I'm not sad to lose her as a friend and even though I feel bad that I might have hurt her feelings, I didn't want a debate. No matter what I said, I wouldn't be able to change her mind (in this instance she was upset with me for being pro-choice) and I had already checked out of the friendship months ago.

I really am sad to see how people are behaving online, hiding behind their computers. I would never talk to someone the way I've been written to or about, especially by people I actually know and love! I try to keep that in mind when I post things, too. I have friends of all different faiths and political preferences. When I see something I don't like, I move right along. I don't feel the need to chime in or get them to side with me. It's a waste of time and energy and usually results in a bad mood.


There. That was a lot longer than I intended and I didn't even get into everything I want to say, but I got some of it off my chest whether anyone reads it or not. I had been sitting on it for a few days and it put a damper on my well-being. Right now I'm spending my time online chatting with my book club. It's on Facebook instead at someone's house because we're using our meeting to see the author in a few weeks! This is a much better use of social media, in my opinion.

3 comments:

Mattie @ Northwest Native said...

OH MY GOD YES! I was just thinking about how I ALWAYS see conservatives/Republicans arguing with people posting about their liberal views, but I pretty much never see it the other way around. And they say WE'RE the whiny ones?! And they have this whole arsenal of insults that they fling around (like you mentioned) which is just so ridiculous. I unfriended TONS of people around the election, and seeing people post about the women's march made me clear out my friends list even more.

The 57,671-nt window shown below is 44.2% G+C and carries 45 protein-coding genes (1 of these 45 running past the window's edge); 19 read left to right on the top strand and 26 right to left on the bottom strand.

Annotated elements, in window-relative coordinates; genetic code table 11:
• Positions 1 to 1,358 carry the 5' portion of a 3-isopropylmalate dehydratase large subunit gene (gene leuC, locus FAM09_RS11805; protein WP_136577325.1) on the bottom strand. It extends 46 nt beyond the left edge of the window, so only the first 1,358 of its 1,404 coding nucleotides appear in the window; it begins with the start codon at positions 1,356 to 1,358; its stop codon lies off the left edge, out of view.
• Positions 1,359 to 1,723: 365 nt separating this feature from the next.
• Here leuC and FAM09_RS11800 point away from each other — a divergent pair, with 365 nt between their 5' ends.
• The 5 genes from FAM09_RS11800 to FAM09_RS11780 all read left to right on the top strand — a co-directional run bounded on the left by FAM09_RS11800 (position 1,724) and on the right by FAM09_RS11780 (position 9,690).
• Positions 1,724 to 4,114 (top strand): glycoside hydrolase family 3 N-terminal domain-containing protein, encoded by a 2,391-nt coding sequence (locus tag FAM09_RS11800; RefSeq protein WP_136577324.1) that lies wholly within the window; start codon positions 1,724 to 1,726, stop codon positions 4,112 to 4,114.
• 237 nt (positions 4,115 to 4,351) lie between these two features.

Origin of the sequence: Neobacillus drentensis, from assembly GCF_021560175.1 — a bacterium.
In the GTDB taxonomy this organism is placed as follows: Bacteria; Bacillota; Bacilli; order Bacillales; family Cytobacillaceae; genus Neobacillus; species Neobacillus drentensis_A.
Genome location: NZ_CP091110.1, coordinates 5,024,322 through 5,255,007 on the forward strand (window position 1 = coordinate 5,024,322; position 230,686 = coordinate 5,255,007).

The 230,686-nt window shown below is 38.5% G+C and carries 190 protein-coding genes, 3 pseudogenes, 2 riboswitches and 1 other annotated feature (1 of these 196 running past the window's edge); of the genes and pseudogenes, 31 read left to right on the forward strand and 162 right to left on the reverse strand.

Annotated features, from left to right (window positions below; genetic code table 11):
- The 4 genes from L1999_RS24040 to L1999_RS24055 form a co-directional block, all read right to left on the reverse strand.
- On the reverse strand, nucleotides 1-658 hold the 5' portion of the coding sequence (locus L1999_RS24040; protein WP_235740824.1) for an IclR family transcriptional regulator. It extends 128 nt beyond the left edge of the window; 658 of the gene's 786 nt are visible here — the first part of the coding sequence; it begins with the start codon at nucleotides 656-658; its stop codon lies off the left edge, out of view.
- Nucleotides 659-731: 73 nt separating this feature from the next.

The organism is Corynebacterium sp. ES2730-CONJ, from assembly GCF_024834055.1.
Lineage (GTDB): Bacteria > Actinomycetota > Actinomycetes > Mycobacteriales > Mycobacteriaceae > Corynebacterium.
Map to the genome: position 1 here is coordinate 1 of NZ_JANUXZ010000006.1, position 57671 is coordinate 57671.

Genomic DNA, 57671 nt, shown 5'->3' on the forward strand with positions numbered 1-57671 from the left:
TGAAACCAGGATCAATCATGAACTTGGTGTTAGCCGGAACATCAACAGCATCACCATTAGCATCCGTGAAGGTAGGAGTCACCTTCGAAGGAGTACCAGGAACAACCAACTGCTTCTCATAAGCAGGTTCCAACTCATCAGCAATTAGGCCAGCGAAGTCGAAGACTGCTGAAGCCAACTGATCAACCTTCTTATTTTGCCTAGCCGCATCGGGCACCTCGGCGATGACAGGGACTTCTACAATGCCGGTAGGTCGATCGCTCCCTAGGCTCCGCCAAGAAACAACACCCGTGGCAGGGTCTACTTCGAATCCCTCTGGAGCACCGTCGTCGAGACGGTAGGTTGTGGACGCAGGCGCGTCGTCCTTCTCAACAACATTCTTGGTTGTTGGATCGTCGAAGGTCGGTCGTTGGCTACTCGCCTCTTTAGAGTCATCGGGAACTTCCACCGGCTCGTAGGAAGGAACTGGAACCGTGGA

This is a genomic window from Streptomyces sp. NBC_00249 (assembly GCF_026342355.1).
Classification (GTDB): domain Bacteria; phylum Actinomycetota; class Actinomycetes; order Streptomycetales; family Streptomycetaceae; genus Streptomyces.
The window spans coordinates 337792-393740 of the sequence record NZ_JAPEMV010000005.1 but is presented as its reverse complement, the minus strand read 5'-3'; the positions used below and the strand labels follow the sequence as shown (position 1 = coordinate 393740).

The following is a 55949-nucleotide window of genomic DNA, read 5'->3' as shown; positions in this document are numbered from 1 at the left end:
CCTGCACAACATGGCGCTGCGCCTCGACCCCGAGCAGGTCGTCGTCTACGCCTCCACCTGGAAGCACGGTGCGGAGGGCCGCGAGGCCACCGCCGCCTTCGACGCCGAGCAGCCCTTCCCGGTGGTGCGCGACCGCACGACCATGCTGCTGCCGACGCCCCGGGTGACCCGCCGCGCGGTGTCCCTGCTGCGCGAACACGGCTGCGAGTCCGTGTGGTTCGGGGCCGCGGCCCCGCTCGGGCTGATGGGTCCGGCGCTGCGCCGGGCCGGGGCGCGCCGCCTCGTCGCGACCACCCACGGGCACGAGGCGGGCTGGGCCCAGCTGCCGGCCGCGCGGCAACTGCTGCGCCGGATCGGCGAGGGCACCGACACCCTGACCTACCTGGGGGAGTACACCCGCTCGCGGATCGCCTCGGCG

Misty said...

I haven't unfriended anyone, but want to all the time. I continue to hide more and more though. I told someone the other day that if I unfriended everyone who posted ignorant remarks about the election and the world we live in, I'd end up cutting my friends list in half. (maybe more) I see and hear it every day. I really feel like I was born in the wrong part of the country.

And instead of commenting on every little thing in this post, I'd just like to say that I agree with all of it. My heart has been broken so much lately. I don't have a problem with people having conservative views and sticking to their beliefs. I do have a problem with anyone who supports and loves Trump because they think he's a super awesome guy who loves Jesus and his country. Just stop.

SMD @ lifeaccordingtosteph said...

After the March someone MFD knows insulted me in a patronizing manner in reply to a comment I made on MFD's post. MFD then blocked him. And just this morning I figured out this guy contacted me via Facebook messenger (I never look at the "other" messages).

Like, stop. It's harassment and it's really bizarre to hunt people down who don't agree with you.